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Members Newsletter May 2019

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Contracts of Employment

When a new employee is recruited it is important from the outset to have the terms of their employment clearly defined by issuing them with a contract of employment.

For the employee, a contract gives them the security that they are working for a professional business that has clearly defined its obligations and agreement on all terms of employment. For the employer, not only does this have its advantages from a commercial perspective (for example, the inclusion of restrictive covenants) but it will also have the added comfort knowing that the employee is fully aware of their contractual obligations such as hours of work, job title, notice period etc. This is particularly important in the event of a dispute.

Without having any written contract of employment in place, an employer will also be acting in breach of its statutory duties in accordance with s.1 of the Employment Rights Act 1996.

The law requires an employee to be given what is known as a “section 1 statement” of certain particulars of their employment within 2 months of starting employment. Whilst a section 1 statement is not necessarily a contract of employment in itself, it sets out the basic terms of employment which are ordinarily provided for in an employment contract. Therefore, if a contract of employment is provided at the outset and subject to it including the below information, an employer will have met its statutory duties.

For the purposes of a section 1 statement, the following key information must be included:-

  • Name of employer and employee
  • Date employment and continuous employment started
  • Job location
  • Pay and whether it's weekly, monthly etc
  • Working hours
  • Holiday entitlement
  • Job description / job title
  • Details of any collective agreement that directly affect the employee's conditions of employment

Where an employer fails to provide a section 1 statement, an employee may refer to a Tribunal to determine what terms ought to have been included or referred to in the statement.

Further, whilst there is no financial compensation for a stand-alone claim, under s.38 of the Employment Act 2002, where an employee brings a separate claim such as discrimination and is successful, a Tribunal can award up to an additional four weeks’ pay.

Promisingly, it was recently held in the Employment Appeal Tribunal case of Govdata Ltd –v- Denton [2019] that the Claimant’s employer had met the requirement in s1, albeit late. s38 allowed for any tribunal award to be increased, but only where the employer was in breach of their duty when proceedings commenced. Since late compliance was still compliance they were not in breach of their duty under s1. Accordingly, the Claimant’s award could not be increased. It is therefore not too late to ensure that compliance is met!

Linder Myers employment team has considerable experience in drafting contracts of employment and policies. To ensure that you are not acting in breach of any statutory duties, please do not hesitate to contact a member of the employment team on 0161 837 6844 and we’d be happy to help you.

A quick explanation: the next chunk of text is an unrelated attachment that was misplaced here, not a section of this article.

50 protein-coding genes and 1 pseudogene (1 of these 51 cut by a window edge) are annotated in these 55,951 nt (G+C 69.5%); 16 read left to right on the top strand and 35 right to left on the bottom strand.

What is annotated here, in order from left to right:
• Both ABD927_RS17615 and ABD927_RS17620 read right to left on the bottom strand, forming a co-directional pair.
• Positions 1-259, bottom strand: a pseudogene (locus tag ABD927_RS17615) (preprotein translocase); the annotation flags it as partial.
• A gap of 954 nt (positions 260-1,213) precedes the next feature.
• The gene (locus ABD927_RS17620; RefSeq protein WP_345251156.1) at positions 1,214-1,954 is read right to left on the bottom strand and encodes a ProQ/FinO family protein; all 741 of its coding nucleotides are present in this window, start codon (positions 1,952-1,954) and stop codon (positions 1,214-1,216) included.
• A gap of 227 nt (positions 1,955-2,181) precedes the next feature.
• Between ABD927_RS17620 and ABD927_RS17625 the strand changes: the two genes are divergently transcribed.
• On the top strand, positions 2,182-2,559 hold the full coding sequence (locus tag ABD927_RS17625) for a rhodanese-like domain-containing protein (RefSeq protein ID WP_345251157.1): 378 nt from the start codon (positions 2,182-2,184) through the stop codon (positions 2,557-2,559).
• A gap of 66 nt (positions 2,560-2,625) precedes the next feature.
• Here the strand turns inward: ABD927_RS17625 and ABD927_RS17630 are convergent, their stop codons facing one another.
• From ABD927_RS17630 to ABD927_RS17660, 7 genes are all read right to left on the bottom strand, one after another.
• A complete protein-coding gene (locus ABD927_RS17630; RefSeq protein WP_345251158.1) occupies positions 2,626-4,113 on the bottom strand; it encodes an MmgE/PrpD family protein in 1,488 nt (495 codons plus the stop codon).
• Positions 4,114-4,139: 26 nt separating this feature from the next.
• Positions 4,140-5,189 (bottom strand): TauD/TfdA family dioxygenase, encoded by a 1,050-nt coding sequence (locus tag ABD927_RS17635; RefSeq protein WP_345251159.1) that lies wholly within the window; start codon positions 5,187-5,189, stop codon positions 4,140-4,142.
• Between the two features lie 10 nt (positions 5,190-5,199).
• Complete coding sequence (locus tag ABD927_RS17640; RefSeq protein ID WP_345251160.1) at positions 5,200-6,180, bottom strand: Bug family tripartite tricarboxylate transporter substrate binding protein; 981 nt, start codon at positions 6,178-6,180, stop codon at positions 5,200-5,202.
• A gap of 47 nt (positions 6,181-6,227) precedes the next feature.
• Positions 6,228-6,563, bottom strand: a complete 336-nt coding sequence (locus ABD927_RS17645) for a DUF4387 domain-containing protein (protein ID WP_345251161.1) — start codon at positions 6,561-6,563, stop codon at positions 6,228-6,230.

Ask the Expert
Carley Dhand, Employment Law Specialist at Linder Myers Solicitors advises:-

“We recruited and offered a position to a candidate, however, as part of our pre employment checks we subsequently found that the candidate had made false statements on their CV. We no longer want to employ this candidate but they have signed a contract of employment. Can we withdraw the offer of employment?”

An employer may withdraw any offer of employment made but they need to be particularly careful when doing so as the candidate may argue that the reasons for withdrawing the offer are unlawful and as a result, they may bring an employment claim. Whilst most employment protection rights are only afforded to those who have at least 2 years’ continuous service, there are certain claims an employee can bring without ever being employed (i.e. discrimination).

If an employer finds themselves in a position that thy need to withdraw an offer of employment, for whatever reason, then they should document their reasons for withdrawing the offer. One example would be to document the management meeting in which the decision to withdraw the offer was made. Any associated documents such as the pre-employment checks and evidence used to come to the decision that the candidate made false statements should also be saved and stored securely.

Consideration also needs to be given as to the employee’s notice period under the terms of the contract. If you do not give the correct notice in accordance with its terms, the employee could pursue a claim for breach of contact.

Should you require any further information, please do not hesitate to contact us on 0161 837 6844 or via email [email protected]

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